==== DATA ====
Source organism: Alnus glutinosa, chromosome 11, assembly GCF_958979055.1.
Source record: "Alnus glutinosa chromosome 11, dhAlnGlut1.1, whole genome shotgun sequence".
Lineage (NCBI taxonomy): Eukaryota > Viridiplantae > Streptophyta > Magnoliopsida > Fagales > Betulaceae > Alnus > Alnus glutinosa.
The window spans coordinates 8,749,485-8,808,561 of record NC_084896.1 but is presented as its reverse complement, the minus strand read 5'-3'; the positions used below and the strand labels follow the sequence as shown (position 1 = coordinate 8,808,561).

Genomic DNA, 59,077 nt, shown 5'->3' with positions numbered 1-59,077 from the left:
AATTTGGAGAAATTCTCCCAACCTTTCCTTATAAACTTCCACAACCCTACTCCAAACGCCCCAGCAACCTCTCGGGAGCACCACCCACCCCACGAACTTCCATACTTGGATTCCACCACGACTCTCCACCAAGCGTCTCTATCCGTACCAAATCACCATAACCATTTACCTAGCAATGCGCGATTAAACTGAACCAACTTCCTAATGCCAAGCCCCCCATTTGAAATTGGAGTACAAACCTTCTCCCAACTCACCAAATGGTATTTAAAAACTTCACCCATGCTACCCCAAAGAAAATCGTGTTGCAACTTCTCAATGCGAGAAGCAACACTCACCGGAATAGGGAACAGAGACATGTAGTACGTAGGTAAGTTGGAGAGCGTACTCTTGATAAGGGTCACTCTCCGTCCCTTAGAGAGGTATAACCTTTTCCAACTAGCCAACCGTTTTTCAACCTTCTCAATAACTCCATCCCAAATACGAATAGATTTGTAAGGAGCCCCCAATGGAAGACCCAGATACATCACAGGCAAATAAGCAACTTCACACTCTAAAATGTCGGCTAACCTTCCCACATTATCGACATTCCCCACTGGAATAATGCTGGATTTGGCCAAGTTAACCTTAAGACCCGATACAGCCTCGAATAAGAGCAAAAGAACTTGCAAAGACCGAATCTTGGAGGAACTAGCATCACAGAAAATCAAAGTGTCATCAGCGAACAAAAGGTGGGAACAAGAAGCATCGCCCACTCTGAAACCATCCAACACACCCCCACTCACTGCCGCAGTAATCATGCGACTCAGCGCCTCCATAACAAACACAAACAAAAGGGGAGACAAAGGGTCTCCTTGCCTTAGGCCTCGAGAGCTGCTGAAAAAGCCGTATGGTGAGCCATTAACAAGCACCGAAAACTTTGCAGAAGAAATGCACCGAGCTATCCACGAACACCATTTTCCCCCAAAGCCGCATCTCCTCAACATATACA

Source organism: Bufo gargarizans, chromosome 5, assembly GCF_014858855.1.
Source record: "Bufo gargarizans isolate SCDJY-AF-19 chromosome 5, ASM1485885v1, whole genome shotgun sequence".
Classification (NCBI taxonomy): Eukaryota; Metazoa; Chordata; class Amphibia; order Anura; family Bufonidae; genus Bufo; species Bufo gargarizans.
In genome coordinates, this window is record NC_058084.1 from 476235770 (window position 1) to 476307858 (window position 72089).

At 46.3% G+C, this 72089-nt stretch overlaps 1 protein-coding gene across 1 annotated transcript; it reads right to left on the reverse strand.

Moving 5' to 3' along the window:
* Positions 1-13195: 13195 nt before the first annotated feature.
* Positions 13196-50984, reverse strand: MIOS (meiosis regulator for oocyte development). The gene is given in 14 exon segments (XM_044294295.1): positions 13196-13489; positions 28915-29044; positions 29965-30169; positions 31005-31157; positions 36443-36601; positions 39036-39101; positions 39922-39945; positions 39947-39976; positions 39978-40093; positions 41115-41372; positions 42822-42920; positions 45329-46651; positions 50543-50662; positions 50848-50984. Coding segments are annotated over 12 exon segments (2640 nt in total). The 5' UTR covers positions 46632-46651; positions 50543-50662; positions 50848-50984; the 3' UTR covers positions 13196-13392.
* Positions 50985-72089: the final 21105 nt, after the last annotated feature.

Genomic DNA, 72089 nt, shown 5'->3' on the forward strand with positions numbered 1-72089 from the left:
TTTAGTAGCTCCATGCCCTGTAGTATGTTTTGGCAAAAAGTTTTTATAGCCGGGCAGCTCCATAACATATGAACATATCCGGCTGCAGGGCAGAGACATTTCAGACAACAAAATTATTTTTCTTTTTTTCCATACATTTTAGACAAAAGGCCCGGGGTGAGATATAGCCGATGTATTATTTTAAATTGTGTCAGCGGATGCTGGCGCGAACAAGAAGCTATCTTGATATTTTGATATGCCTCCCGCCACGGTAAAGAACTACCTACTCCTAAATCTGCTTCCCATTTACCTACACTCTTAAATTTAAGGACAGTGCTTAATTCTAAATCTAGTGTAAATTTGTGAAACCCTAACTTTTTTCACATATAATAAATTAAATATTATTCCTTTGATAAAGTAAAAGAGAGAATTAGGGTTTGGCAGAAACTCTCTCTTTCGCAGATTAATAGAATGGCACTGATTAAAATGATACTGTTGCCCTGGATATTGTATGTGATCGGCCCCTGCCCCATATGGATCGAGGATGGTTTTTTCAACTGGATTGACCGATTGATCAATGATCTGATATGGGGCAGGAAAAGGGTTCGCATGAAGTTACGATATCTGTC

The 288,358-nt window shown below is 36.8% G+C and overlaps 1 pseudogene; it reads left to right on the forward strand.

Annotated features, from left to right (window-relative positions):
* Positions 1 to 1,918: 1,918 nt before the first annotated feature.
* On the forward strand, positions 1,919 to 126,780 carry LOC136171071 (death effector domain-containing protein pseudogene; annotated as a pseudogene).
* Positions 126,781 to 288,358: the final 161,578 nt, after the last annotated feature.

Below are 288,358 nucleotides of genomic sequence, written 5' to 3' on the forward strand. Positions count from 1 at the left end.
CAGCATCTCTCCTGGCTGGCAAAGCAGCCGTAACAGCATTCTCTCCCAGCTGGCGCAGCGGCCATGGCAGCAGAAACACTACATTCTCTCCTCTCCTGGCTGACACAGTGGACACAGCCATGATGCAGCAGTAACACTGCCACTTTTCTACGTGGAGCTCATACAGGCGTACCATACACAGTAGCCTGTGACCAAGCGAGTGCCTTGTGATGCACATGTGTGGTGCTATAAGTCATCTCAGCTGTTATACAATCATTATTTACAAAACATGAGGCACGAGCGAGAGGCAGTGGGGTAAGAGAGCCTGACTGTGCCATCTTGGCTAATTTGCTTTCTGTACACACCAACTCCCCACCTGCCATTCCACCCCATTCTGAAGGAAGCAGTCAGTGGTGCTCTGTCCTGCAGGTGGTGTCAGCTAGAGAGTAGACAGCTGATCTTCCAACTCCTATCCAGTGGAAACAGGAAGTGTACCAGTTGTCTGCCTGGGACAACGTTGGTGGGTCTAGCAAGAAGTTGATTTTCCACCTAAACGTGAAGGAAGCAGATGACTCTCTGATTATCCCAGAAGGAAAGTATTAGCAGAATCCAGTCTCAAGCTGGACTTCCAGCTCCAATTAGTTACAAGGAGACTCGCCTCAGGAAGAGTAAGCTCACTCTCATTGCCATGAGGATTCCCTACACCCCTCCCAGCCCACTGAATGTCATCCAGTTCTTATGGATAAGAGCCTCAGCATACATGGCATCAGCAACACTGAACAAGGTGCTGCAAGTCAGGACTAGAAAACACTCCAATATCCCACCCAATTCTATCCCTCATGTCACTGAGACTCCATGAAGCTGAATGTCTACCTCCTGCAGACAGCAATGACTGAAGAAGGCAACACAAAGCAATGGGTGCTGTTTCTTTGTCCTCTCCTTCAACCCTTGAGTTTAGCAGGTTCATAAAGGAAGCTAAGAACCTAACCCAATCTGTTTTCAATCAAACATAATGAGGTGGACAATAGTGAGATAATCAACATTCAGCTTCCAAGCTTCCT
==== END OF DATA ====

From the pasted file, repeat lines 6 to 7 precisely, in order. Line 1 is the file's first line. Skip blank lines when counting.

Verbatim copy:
AATTTGGAGAAATTCTCCCAACCTTTCCTTATAAACTTCCACAACCCTACTCCAAACGCCCCAGCAACCTCTCGGGAGCACCACCCACCCCACGAACTTCCATACTTGGATTCCACCACGACTCTCCACCAAGCGTCTCTATCCGTACCAAATCACCATAACCATTTACCTAGCAATGCGCGATTAAACTGAACCAACTTCCTAATGCCAAGCCCCCCATTTGAAATTGGAGTACAAACCTTCTCCCAACTCACCAAATGGTATTTAAAAACTTCACCCATGCTACCCCAAAGAAAATCGTGTTGCAACTTCTCAATGCGAGAAGCAACACTCACCGGAATAGGGAACAGAGACATGTAGTACGTAGGTAAGTTGGAGAGCGTACTCTTGATAAGGGTCACTCTCCGTCCCTTAGAGAGGTATAACCTTTTCCAACTAGCCAACCGTTTTTCAACCTTCTCAATAACTCCATCCCAAATACGAATAGATTTGTAAGGAGCCCCCAATGGAAGACCCAGATACATCACAGGCAAATAAGCAACTTCACACTCTAAAATGTCGGCTAACCTTCCCACATTATCGACATTCCCCACTGGAATAATGCTGGATTTGGCCAAGTTAACCTTAAGACCCGATACAGCCTCGAATAAGAGCAAAAGAACTTGCAAAGACCGAATCTTGGAGGAACTAGCATCACAGAAAATCAAAGTGTCATCAGCGAACAAAAGGTGGGAACAAGAAGCATCGCCCACTCTGAAACCATCCAACACACCCCCACTCACTGCCGCAGTAATCATGCGACTCAGCGCCTCCATAACAAACACAAACAAAAGGGGAGACAAAGGGTCTCCTTGCCTTAGGCCTCGAGAGCTGCTGAAAAAGCCGTATGGTGAGCCATTAACAAGCACCGAAAACTTTGCAGAAGAAATGCACCGAGCTATCCACGAACACCATTTTCCCCCAAAGCCGCATCTCCTCAACATATACA

Source organism: Bufo gargarizans, chromosome 5, assembly GCF_014858855.1.